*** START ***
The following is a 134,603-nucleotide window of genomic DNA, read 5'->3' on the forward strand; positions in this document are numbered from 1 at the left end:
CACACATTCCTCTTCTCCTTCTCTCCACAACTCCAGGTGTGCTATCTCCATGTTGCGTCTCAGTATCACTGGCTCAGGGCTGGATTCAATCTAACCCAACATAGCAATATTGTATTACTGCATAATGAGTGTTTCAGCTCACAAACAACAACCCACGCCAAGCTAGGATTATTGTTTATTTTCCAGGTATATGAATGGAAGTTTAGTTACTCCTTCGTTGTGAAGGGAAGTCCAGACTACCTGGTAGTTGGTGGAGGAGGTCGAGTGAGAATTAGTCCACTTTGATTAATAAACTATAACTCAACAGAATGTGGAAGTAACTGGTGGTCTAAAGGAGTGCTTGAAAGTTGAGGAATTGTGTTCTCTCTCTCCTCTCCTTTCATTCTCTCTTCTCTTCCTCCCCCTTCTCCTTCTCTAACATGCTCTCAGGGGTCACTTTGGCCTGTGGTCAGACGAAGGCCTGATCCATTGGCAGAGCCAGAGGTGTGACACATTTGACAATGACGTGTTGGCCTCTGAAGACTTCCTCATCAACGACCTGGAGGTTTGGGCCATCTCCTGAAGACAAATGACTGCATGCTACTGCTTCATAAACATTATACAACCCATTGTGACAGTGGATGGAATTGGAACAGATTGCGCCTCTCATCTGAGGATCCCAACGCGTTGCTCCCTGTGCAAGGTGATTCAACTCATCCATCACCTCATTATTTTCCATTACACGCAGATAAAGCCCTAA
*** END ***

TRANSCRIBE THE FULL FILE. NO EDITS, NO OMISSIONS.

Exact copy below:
The following is a 134,603-nucleotide window of genomic DNA, read 5'->3' on the forward strand; positions in this document are numbered from 1 at the left end:
CACACATTCCTCTTCTCCTTCTCTCCACAACTCCAGGTGTGCTATCTCCATGTTGCGTCTCAGTATCACTGGCTCAGGGCTGGATTCAATCTAACCCAACATAGCAATATTGTATTACTGCATAATGAGTGTTTCAGCTCACAAACAACAACCCACGCCAAGCTAGGATTATTGTTTATTTTCCAGGTATATGAATGGAAGTTTAGTTACTCCTTCGTTGTGAAGGGAAGTCCAGACTACCTGGTAGTTGGTGGAGGAGGTCGAGTGAGAATTAGTCCACTTTGATTAATAAACTATAACTCAACAGAATGTGGAAGTAACTGGTGGTCTAAAGGAGTGCTTGAAAGTTGAGGAATTGTGTTCTCTCTCTCCTCTCCTTTCATTCTCTCTTCTCTTCCTCCCCCTTCTCCTTCTCTAACATGCTCTCAGGGGTCACTTTGGCCTGTGGTCAGACGAAGGCCTGATCCATTGGCAGAGCCAGAGGTGTGACACATTTGACAATGACGTGTTGGCCTCTGAAGACTTCCTCATCAACGACCTGGAGGTTTGGGCCATCTCCTGAAGACAAATGACTGCATGCTACTGCTTCATAAACATTATACAACCCATTGTGACAGTGGATGGAATTGGAACAGATTGCGCCTCTCATCTGAGGATCCCAACGCGTTGCTCCCTGTGCAAGGTGATTCAACTCATCCATCACCTCATTATTTTCCATTACACGCAGATAAAGCCCTAA